My dad is Superman.
No really. He is.
He doesn't wear the tights and flowing red cape. Instead, he's the hero who would quick knot a turquoise beach towel around his neck and skip through the house bare-chested and arms flapping wildly a la Chris Farley to save us all from a deadly serious or boring moment.
I say this all the time: I am certain about life's uncertainties. But I am quite certain my dad is Superman. I am also certain I am beyond lucky to have been able to ring up my dad today and hear his very kind, sweetly mellow voice on the other end.
For those of you who know my dad's health history...well, you know. For those of you who don't, my dad has kicked cancer's ass in no less than four separate steel cage death matches since he discovered his first lymphoma lump weaseling in under his armpit when he was only 32 years old. Over 30 years ago. He was told it was terminal, was told to get his affairs in order, and was given only 90 days to do so. Instead, my dad informed the doctors he had some things he would need to be tending to besides this cancer business, one of which included making an appearance at my high school graduation ceremony, which was still several years off.
And he did.
More recently, my dad has miraculously survived two open heart surgeries in the last seven years which were necessary to deal with the nasty effects of the massive amounts of radiation blasted at his tic tac toe-scarred chest over the years. And while having your chest cracked open to fiddle about with the very organ required to keep you alive is never a cake walk, it is particularly complicated for a man with only one kidney and only a few decent, sturdy veins required to do these sorts of things successfully. But he survived, and in his true wise-assey fashion was fighting through his anesthetic haze several hours before medically scheduled to slur a sleepy "MOOOooooOOOOooo" to the nurses to celebrate the new bovine valve that was now helping to keep him alive.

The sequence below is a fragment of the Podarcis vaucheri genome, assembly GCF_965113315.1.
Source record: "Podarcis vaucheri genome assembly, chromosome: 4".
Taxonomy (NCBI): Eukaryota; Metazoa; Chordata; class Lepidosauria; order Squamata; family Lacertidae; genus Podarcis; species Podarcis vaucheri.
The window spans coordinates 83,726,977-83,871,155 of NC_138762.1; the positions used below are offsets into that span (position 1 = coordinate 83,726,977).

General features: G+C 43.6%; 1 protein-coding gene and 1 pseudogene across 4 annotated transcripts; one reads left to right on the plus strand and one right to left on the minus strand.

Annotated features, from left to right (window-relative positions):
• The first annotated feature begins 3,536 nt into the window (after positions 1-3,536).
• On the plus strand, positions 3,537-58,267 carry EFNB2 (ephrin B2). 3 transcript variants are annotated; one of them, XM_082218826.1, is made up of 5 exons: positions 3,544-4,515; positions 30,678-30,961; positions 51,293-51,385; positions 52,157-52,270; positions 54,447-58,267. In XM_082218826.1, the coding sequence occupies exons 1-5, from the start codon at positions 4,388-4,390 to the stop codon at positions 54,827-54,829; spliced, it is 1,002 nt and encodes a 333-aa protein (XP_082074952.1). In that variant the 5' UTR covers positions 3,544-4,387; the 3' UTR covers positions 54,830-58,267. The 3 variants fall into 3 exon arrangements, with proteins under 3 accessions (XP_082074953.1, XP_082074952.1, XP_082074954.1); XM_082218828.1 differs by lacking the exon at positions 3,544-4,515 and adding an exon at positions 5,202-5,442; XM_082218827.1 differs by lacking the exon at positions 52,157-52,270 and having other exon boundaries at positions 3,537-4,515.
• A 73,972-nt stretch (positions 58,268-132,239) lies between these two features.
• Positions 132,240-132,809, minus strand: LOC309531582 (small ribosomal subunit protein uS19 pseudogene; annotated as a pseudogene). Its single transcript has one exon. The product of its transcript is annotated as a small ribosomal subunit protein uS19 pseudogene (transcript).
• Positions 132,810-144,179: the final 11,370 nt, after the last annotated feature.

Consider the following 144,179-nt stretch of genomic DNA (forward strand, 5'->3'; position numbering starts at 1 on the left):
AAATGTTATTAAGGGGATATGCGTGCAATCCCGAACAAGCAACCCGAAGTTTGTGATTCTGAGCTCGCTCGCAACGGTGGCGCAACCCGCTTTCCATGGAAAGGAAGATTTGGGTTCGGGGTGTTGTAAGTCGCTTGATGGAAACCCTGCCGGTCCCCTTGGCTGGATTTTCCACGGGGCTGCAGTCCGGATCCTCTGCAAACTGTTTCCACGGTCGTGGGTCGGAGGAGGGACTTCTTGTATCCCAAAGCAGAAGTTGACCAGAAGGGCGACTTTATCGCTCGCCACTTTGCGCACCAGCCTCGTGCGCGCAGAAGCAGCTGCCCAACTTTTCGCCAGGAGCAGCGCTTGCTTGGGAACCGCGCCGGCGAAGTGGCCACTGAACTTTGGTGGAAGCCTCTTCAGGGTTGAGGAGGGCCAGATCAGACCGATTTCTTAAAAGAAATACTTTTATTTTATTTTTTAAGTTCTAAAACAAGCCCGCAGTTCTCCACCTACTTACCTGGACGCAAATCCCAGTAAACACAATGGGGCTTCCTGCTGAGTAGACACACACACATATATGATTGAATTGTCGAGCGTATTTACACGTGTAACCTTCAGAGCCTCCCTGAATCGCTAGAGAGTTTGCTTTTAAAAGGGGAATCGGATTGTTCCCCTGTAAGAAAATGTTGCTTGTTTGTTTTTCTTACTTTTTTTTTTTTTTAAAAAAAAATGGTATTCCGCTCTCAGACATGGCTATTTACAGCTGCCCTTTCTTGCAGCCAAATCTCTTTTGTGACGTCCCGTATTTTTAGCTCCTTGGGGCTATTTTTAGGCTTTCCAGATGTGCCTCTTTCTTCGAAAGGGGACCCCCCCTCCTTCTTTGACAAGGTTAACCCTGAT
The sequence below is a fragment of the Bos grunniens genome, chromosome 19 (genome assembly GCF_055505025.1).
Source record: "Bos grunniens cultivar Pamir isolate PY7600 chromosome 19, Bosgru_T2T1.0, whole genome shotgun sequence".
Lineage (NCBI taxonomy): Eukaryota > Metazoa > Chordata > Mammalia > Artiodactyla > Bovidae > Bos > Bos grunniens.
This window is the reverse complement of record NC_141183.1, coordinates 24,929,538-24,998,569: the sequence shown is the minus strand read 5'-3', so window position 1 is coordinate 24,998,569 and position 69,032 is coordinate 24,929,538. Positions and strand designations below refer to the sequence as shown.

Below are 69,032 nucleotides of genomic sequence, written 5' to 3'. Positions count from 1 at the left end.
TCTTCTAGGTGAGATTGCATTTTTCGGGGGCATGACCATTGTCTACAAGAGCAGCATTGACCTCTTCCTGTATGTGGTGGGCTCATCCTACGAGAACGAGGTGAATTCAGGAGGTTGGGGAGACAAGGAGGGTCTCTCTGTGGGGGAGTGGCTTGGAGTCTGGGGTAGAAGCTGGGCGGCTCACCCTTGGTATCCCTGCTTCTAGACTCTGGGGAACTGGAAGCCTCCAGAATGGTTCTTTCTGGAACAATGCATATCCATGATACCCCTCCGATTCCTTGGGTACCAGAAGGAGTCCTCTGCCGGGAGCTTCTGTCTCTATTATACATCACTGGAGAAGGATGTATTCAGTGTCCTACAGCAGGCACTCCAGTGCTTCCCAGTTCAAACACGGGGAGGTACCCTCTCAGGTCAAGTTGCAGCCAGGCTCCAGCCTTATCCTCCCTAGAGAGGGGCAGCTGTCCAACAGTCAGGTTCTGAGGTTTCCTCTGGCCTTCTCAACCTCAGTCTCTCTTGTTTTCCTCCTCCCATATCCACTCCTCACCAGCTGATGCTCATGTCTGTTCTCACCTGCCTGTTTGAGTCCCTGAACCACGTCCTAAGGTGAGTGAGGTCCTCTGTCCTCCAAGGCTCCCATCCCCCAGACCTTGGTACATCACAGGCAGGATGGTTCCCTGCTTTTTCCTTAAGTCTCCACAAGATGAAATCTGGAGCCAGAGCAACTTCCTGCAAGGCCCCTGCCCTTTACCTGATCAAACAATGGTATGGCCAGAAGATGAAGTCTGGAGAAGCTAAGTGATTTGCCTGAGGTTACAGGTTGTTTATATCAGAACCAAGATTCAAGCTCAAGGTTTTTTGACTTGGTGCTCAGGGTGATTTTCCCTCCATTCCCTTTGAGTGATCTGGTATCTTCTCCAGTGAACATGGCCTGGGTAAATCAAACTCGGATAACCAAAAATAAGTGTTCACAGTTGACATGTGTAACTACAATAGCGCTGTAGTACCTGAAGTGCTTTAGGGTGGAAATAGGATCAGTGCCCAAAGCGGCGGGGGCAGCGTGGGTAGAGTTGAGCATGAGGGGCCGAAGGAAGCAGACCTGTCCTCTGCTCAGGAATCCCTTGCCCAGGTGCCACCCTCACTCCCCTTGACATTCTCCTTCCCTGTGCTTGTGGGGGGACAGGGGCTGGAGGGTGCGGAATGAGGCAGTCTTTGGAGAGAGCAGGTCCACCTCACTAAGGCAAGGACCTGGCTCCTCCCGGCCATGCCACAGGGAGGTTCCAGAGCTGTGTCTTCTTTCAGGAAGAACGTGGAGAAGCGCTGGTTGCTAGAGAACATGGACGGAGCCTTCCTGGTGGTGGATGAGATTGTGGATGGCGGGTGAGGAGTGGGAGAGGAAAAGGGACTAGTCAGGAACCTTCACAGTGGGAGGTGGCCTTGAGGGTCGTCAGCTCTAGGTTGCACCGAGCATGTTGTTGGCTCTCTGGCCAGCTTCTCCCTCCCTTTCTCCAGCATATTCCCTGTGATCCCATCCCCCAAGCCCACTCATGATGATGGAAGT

He's a very cheeky Superman. I'm not kidding.
So today is the day we celebrate our dads and I've started this entry, oh, a half million times. I'm tired and frustrated. I do not want this to sound too heavy, because that is so not my dad's style. Today I want to find a way to thank my Superman, because as Michael Stipe sings, he knows what's happening. My dad has obviously learned a few important life lessons and I feel lucky enough to have payed attention to a few. Far more attention than I paid in World History class, which I was thankfully able to squeak through, and therefore graduate so my dad could actually see that ceremony he beat down round one of cancer to attend.
So thank you, dad, for these lessons listed in a rather random, quick but very heartfelt manner. Mainly because I really need to get outside and finish the raised beds I'm building (side note: you would be proud. I've only said the f word twice. And I don't think the neighbors heard.) And because I've already been lucky enough to tell you over the phone today how much I love you. And that's what's most important, right?
1. It's not just about you.
The night before my dad's first open heart surgery I drove up to Portland to meet my folks for dinner. We met at the hotel, nervously joked with dad about where he wanted to go to eat for his potential Last Supper, and after my mom and I talked up our Mexican cravings, dad decided on Margarita's. While settling up the check after eating more guacamole than any person has a right, I noticed the large amount of food still on his plate. I asked if the nerves about the surgery had ruined his appetite.
This was when I learned my father doesn't really even like Mexican food.
WHAT?! My mother and I were just gobsmacked. Why in the HELL were we shoveling tortilla chips and pico into our faces then? Why were we here and not somewhere else shoveling penne a la vodka down and chasing it with Malbec if that's what he preferred?!